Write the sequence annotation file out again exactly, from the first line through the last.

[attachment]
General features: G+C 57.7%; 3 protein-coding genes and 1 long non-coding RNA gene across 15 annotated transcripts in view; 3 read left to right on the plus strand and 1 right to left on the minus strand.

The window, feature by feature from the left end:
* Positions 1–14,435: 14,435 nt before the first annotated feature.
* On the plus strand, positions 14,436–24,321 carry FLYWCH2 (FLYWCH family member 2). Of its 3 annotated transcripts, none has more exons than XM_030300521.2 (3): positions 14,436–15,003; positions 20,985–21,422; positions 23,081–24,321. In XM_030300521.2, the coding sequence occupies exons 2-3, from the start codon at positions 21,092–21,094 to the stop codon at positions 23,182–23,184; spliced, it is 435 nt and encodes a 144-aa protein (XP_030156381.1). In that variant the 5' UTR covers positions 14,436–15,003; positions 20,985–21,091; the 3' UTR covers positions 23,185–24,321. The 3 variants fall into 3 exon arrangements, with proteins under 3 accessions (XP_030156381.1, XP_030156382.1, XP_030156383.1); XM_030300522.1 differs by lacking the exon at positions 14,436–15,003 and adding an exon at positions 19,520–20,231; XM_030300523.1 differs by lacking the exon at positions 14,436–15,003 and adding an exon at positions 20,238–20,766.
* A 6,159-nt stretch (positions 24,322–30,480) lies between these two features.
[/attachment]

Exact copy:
General features: G+C 57.7%; 3 protein-coding genes and 1 long non-coding RNA gene across 15 annotated transcripts in view; 3 read left to right on the plus strand and 1 right to left on the minus strand.

The window, feature by feature from the left end:
* Positions 1–14,435: 14,435 nt before the first annotated feature.
* On the plus strand, positions 14,436–24,321 carry FLYWCH2 (FLYWCH family member 2). Of its 3 annotated transcripts, none has more exons than XM_030300521.2 (3): positions 14,436–15,003; positions 20,985–21,422; positions 23,081–24,321. In XM_030300521.2, the coding sequence occupies exons 2-3, from the start codon at positions 21,092–21,094 to the stop codon at positions 23,182–23,184; spliced, it is 435 nt and encodes a 144-aa protein (XP_030156381.1). In that variant the 5' UTR covers positions 14,436–15,003; positions 20,985–21,091; the 3' UTR covers positions 23,185–24,321. The 3 variants fall into 3 exon arrangements, with proteins under 3 accessions (XP_030156381.1, XP_030156382.1, XP_030156383.1); XM_030300522.1 differs by lacking the exon at positions 14,436–15,003 and adding an exon at positions 19,520–20,231; XM_030300523.1 differs by lacking the exon at positions 14,436–15,003 and adding an exon at positions 20,238–20,766.
* A 6,159-nt stretch (positions 24,322–30,480) lies between these two features.